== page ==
OpenMind Launches Thanksgiving Conversation Simulator
to Address Growing Political Polarization
OpenMind Launches Thanksgiving Conversation Simulator to Address Growing Political Polarization
November 22, 2021
New York (November 22, 2021) – OpenMind, a non-profit organization that builds psychology-based tools to help people bridge divides, released a Thanksgiving Conversation Simulator to help Americans prepare for the upcoming holiday.
For many Americans, this will be their first time gathering in person for Thanksgiving in two years. Unfortunately, the climate they’re returning to may be more fraught than they remember. According to a Pew Research Center study, 77% of Americans believe the country is more divided now than before the pandemic.
“A challenge of our time is that conversations in small groups are harder now than they were just ten years ago. People are spending so much more time on social media platforms, exposed to vitriol, and the risks of saying the wrong thing, or being interpreted uncharitably, have grown. Yet honest conversation is more needed now than ever,” says Jonathan Haidt, professor at the NYU–Stern School of Business and co-founder of OpenMind. “We created this simulator to give people practice, confidence, and a bit of fun as they approach the holiday season.”
The short interactive program teaches three science-backed tips for constructive dialogue and enables people to practice them through a personalized conversation simulator. Users enter the name of a person they tend to disagree with and a topic that divides them. They then practice applying the three steps and experience how their conversation partner may respond. Users can go through as many rounds as they’d like to simulate conversations with different people in their life.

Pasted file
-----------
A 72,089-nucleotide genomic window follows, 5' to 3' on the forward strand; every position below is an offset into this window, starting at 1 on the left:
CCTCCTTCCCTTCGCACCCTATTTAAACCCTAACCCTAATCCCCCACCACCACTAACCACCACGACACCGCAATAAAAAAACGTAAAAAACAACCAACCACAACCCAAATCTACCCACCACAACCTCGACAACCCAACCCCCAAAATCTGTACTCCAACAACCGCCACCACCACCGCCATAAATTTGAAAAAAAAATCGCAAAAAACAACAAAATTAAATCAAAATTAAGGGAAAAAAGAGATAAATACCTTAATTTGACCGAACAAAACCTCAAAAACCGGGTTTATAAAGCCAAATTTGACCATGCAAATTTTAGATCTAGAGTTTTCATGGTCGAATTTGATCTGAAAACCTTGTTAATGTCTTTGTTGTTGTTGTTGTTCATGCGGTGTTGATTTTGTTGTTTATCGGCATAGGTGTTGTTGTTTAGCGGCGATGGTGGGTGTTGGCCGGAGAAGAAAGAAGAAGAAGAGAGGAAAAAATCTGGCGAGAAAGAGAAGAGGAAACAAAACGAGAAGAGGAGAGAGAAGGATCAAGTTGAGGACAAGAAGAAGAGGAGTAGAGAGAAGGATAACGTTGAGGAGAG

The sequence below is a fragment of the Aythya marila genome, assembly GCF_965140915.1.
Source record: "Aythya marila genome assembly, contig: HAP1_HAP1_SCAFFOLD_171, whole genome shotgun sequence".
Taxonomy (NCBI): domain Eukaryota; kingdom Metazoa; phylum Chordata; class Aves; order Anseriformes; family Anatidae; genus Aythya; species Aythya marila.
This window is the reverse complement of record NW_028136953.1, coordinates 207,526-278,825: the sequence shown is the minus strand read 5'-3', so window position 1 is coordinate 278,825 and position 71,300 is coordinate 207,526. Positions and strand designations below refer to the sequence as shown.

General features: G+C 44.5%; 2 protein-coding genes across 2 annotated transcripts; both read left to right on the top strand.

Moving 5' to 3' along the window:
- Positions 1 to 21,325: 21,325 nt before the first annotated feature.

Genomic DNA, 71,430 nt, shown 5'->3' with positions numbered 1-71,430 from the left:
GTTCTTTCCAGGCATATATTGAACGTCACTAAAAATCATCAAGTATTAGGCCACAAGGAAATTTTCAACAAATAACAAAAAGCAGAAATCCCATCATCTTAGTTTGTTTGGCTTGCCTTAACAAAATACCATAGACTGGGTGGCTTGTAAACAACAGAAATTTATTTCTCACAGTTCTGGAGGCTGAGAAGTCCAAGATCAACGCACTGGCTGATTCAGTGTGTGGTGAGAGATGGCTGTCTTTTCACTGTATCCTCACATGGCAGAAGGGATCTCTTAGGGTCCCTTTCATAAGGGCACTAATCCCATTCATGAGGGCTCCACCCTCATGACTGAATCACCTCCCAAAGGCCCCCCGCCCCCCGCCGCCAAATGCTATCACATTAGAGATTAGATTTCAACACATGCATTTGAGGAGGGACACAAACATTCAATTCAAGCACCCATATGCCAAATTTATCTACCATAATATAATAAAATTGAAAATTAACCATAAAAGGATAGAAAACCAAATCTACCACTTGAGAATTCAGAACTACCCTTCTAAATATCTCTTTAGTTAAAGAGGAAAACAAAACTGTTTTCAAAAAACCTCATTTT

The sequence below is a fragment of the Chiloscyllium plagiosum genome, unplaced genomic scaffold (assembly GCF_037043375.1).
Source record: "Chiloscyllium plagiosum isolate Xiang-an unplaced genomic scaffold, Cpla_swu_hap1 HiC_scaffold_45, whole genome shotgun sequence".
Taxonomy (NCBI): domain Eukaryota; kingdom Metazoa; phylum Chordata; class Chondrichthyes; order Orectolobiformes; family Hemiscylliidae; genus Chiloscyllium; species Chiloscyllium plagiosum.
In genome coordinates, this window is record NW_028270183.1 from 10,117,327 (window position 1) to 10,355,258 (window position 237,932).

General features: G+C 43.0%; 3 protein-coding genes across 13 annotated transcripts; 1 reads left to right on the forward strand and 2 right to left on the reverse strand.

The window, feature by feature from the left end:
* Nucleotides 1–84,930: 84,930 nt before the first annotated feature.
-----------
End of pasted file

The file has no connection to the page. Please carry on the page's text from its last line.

“Our goal is to equip people with practical strategies to navigate Thanksgiving skillfully, so that the holiday is memorable for the right reasons,” says Caroline Mehl, co-founder and executive director of OpenMind.
OpenMind is a non-partisan, non-profit organization that was founded by Jonathan Haidt and Caroline Mehl to help Americans bridge divides. OpenMind translates the latest behavioral science research into educational tools that are evidence-based, practical, and scalable in order to equip people with the mindset and skill set to communicate and collaborate across differences.
Research demonstrates that OpenMind’s educational program is effective in achieving a number of outcomes among learners, including reducing affective polarization – the standard metric used to measure cross-party animosity – as well as increasing intellectual humility, perspective-taking, and growth mindset.
Since launching in 2017, OpenMind’s educational tools have been used by more than 50,000 learners in classrooms, workplaces, and communities across the country.